People get cholesterol in two ways. The body – mainly the liver – produces varying amounts, usually about 1,000 milligrams a day. Foods also can contain cholesterol. Foods from animals (especially egg yolks, meat, poultry, shellfish and whole- and reduced-fat
milk & dairy products) contain it. Foods from plants (fruits, vegetables, grains, nuts and seeds) don’t contain cholesterol. Knowing which foods to avoid and which to include in your diet will not only improve cholesterol levels but will improve overall health as well.

A high level of LDL “bad” cholesterol can be dangerous because it puts a person at greater risk of hardened arteries (atherosclerosis) and coronary artery disease. If a blood test shows an elevated level of LDL cholesterol (130 milligrams per deciliter or higher), it is important to lower it to a healthier level.

According to experts, there are four basic ways to get your cholesterol where you want it:

  • Eating a healthy diet.
  • Exercising
  • Losing weight
  • Taking medicine

While each of these works, some people have more success with one than another. Many need a combination of approaches. No matter what your age or the state of your health, you can reduce your risks of serious problems by controlling your cholesterol.

The first step in increasing HDL cholesterol levels (and decreasing LDL/HDL ratios) is therapeutic life style changes. When these modifications are insufficient, medications are used. In prescribing medications or medication combinations, doctors have to take into account medication side effects, as well as the presence or absence of other abnormalities in cholesterol profiles.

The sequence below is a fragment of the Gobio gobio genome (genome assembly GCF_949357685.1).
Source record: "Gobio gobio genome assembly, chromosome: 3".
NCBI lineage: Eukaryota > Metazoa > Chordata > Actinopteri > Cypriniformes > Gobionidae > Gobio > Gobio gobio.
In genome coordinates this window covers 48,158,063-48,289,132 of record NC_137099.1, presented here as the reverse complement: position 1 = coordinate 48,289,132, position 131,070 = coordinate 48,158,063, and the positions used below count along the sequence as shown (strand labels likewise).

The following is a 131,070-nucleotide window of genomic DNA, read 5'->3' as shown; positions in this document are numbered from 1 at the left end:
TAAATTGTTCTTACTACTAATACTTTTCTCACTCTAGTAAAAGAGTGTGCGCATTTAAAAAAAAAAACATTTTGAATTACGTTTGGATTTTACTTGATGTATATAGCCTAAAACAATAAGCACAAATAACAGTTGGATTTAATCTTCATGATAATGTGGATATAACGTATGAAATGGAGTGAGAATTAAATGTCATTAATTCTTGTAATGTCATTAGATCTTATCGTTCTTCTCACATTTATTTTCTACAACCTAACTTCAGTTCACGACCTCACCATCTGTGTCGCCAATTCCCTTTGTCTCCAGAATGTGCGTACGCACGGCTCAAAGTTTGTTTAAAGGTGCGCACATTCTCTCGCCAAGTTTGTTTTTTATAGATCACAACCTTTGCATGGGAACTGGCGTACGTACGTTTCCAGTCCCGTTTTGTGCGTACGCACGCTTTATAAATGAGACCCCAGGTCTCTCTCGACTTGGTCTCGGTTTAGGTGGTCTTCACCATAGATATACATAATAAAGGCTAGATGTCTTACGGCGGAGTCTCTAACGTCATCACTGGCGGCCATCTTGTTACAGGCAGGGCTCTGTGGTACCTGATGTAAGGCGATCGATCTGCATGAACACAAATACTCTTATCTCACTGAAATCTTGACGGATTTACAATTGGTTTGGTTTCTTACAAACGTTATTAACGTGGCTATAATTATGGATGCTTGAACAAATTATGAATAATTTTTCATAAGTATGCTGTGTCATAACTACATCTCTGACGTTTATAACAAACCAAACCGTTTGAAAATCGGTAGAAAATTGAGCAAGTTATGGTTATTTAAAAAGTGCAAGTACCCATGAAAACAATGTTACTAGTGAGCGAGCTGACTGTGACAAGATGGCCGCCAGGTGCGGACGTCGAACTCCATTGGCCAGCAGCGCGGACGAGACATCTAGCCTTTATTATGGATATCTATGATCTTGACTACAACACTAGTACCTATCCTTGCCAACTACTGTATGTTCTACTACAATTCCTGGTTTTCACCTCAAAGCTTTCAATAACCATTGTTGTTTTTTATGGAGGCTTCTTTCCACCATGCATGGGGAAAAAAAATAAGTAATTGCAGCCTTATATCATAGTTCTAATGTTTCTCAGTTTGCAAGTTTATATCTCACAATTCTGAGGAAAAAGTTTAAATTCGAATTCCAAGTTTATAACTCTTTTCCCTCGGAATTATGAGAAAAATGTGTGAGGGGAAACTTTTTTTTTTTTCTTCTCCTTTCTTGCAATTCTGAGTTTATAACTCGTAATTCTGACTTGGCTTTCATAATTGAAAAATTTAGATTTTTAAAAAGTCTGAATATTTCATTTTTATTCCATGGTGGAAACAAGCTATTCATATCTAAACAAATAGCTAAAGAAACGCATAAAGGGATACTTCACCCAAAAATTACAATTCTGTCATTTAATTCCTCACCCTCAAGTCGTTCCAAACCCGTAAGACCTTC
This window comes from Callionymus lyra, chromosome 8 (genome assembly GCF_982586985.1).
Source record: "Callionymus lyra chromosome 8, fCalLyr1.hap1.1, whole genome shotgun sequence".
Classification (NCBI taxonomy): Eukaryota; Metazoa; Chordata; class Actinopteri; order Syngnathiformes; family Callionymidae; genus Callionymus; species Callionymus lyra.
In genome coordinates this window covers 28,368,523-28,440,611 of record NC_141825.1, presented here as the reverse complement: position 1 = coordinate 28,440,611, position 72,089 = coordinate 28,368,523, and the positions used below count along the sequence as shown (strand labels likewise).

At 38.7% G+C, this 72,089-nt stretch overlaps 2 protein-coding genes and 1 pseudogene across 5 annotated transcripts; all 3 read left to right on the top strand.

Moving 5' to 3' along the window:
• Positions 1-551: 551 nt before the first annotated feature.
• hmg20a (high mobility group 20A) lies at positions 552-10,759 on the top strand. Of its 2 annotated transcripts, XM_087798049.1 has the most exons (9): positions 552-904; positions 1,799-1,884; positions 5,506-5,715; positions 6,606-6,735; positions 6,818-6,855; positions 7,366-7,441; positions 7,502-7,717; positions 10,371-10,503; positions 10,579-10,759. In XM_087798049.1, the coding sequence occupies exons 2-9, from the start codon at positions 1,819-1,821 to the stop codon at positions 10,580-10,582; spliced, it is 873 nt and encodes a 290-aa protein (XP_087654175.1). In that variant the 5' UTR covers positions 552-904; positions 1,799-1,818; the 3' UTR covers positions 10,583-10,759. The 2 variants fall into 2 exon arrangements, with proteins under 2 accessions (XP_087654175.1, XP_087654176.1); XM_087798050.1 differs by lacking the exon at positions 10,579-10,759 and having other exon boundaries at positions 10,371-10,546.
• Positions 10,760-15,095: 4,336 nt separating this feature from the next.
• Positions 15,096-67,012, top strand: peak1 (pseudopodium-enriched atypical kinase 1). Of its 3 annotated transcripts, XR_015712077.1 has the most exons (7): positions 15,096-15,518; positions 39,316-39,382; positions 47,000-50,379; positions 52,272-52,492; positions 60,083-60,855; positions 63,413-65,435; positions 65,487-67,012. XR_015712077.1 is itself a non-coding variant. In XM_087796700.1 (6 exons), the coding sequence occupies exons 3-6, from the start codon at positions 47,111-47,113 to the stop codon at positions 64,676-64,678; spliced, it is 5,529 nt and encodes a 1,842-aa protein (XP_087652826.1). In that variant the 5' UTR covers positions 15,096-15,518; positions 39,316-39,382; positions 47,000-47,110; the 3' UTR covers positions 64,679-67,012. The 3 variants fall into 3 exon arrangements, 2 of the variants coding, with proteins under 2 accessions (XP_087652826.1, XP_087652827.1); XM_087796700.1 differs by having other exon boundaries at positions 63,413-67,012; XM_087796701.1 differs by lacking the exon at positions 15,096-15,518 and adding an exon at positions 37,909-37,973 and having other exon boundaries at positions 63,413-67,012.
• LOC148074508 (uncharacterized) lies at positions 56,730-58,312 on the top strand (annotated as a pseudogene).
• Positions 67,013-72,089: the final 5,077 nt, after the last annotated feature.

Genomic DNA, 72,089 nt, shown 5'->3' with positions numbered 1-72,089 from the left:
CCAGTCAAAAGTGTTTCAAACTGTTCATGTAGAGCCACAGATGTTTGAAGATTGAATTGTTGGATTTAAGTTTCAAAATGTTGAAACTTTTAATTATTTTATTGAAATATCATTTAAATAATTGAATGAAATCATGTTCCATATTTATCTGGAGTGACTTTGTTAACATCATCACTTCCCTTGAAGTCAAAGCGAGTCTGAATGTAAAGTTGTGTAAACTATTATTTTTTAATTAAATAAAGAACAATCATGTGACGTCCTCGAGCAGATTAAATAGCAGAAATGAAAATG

Physical inactivity is a major risk factor for heart disease. Increased physical activity can have a modest effect on cholesterol, lowering triglycerides (and bad LDL cholesterol to a lesser extent), while boosting your good HDL cholesterol. Regular aerobic exercise, loss of excess weight (fat), and cessation of smoking cigarettes will increase HDL cholesterol levels. Regular alcohol consumption (such as one drink a day) will also raise HDL cholesterol. Because of other adverse health consequences of excessive alcohol consumption, alcohol is not recommended as a standard treatment for low HDL cholesterol.

Several types of medication can help, including statins which are usually the first choice for medicine. They block the effects of an enzyme that helps make cholesterol. They also lower bad cholesterol by a whopping 20-55%. They have a modest effect on triglycerides and give a mild boost to your good cholesterol.

Ezetimibe is a newer cholesterol-reducing medication that decreases how much cholesterol the body absorbs. It can lower bad cholesterol by up to 25%. Ezetimibe may be combined with a statin to boost the cholesterol lowering effects.